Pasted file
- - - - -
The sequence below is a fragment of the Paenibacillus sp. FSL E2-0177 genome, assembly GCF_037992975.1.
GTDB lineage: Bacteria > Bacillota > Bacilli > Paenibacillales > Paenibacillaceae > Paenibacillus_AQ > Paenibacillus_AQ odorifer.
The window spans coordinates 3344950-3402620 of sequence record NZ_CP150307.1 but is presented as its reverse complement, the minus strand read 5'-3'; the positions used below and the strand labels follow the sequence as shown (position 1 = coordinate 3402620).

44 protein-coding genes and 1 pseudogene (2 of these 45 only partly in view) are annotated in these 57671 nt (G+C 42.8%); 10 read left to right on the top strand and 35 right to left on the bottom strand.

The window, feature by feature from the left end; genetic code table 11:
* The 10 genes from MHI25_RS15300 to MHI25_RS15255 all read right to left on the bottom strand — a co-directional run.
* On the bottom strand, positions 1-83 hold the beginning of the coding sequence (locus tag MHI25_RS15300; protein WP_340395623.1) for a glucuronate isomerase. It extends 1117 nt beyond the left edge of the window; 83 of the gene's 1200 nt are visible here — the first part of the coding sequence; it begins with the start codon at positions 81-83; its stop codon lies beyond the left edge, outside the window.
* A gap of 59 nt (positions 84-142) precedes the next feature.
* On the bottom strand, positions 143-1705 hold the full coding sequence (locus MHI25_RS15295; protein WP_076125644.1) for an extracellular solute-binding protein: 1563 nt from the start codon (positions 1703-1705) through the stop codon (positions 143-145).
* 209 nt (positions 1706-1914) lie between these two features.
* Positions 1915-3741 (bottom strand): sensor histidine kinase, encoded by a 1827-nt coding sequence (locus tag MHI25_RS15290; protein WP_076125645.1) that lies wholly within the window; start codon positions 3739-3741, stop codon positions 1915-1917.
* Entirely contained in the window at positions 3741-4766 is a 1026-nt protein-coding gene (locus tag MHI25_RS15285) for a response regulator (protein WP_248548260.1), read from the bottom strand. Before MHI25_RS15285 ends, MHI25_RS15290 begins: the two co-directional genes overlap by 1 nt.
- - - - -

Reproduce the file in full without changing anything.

The sequence below is a fragment of the Paenibacillus sp. FSL E2-0177 genome, assembly GCF_037992975.1.
GTDB lineage: Bacteria > Bacillota > Bacilli > Paenibacillales > Paenibacillaceae > Paenibacillus_AQ > Paenibacillus_AQ odorifer.
The window spans coordinates 3344950-3402620 of sequence record NZ_CP150307.1 but is presented as its reverse complement, the minus strand read 5'-3'; the positions used below and the strand labels follow the sequence as shown (position 1 = coordinate 3402620).

44 protein-coding genes and 1 pseudogene (2 of these 45 only partly in view) are annotated in these 57671 nt (G+C 42.8%); 10 read left to right on the top strand and 35 right to left on the bottom strand.

The window, feature by feature from the left end; genetic code table 11:
* The 10 genes from MHI25_RS15300 to MHI25_RS15255 all read right to left on the bottom strand — a co-directional run.
* On the bottom strand, positions 1-83 hold the beginning of the coding sequence (locus tag MHI25_RS15300; protein WP_340395623.1) for a glucuronate isomerase. It extends 1117 nt beyond the left edge of the window; 83 of the gene's 1200 nt are visible here — the first part of the coding sequence; it begins with the start codon at positions 81-83; its stop codon lies beyond the left edge, outside the window.
* A gap of 59 nt (positions 84-142) precedes the next feature.
* On the bottom strand, positions 143-1705 hold the full coding sequence (locus MHI25_RS15295; protein WP_076125644.1) for an extracellular solute-binding protein: 1563 nt from the start codon (positions 1703-1705) through the stop codon (positions 143-145).
* 209 nt (positions 1706-1914) lie between these two features.
* Positions 1915-3741 (bottom strand): sensor histidine kinase, encoded by a 1827-nt coding sequence (locus tag MHI25_RS15290; protein WP_076125645.1) that lies wholly within the window; start codon positions 3739-3741, stop codon positions 1915-1917.
* Entirely contained in the window at positions 3741-4766 is a 1026-nt protein-coding gene (locus tag MHI25_RS15285) for a response regulator (protein WP_248548260.1), read from the bottom strand. Before MHI25_RS15285 ends, MHI25_RS15290 begins: the two co-directional genes overlap by 1 nt.